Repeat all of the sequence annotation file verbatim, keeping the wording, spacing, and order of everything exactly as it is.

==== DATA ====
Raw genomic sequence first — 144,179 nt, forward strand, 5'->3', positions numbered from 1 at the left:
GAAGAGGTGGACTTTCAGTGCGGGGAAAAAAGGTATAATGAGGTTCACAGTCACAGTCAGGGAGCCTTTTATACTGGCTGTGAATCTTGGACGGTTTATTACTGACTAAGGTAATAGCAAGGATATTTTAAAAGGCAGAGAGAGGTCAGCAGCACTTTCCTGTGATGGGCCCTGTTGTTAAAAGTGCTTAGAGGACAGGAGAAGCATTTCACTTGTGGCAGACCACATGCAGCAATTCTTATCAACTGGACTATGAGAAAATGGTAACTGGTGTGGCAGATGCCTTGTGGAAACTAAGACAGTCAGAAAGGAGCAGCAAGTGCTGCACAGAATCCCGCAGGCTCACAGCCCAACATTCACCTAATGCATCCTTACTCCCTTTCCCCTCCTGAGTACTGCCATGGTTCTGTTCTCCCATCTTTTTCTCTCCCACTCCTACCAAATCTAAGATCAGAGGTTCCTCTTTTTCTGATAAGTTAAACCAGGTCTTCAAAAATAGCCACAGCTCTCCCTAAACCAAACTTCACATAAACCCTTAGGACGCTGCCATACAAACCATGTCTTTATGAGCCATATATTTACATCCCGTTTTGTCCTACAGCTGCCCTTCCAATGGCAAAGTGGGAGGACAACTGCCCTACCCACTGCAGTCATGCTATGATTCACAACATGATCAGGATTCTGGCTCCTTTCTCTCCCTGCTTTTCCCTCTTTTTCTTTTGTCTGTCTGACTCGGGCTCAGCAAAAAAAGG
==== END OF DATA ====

Raw genomic sequence first — 144,179 nt, forward strand, 5'->3', positions numbered from 1 at the left:
GAAGAGGTGGACTTTCAGTGCGGGGAAAAAAGGTATAATGAGGTTCACAGTCACAGTCAGGGAGCCTTTTATACTGGCTGTGAATCTTGGACGGTTTATTACTGACTAAGGTAATAGCAAGGATATTTTAAAAGGCAGAGAGAGGTCAGCAGCACTTTCCTGTGATGGGCCCTGTTGTTAAAAGTGCTTAGAGGACAGGAGAAGCATTTCACTTGTGGCAGACCACATGCAGCAATTCTTATCAACTGGACTATGAGAAAATGGTAACTGGTGTGGCAGATGCCTTGTGGAAACTAAGACAGTCAGAAAGGAGCAGCAAGTGCTGCACAGAATCCCGCAGGCTCACAGCCCAACATTCACCTAATGCATCCTTACTCCCTTTCCCCTCCTGAGTACTGCCATGGTTCTGTTCTCCCATCTTTTTCTCTCCCACTCCTACCAAATCTAAGATCAGAGGTTCCTCTTTTTCTGATAAGTTAAACCAGGTCTTCAAAAATAGCCACAGCTCTCCCTAAACCAAACTTCACATAAACCCTTAGGACGCTGCCATACAAACCATGTCTTTATGAGCCATATATTTACATCCCGTTTTGTCCTACAGCTGCCCTTCCAATGGCAAAGTGGGAGGACAACTGCCCTACCCACTGCAGTCATGCTATGATTCACAACATGATCAGGATTCTGGCTCCTTTCTCTCCCTGCTTTTCCCTCTTTTTCTTTTGTCTGTCTGACTCGGGCTCAGCAAAAAAAGG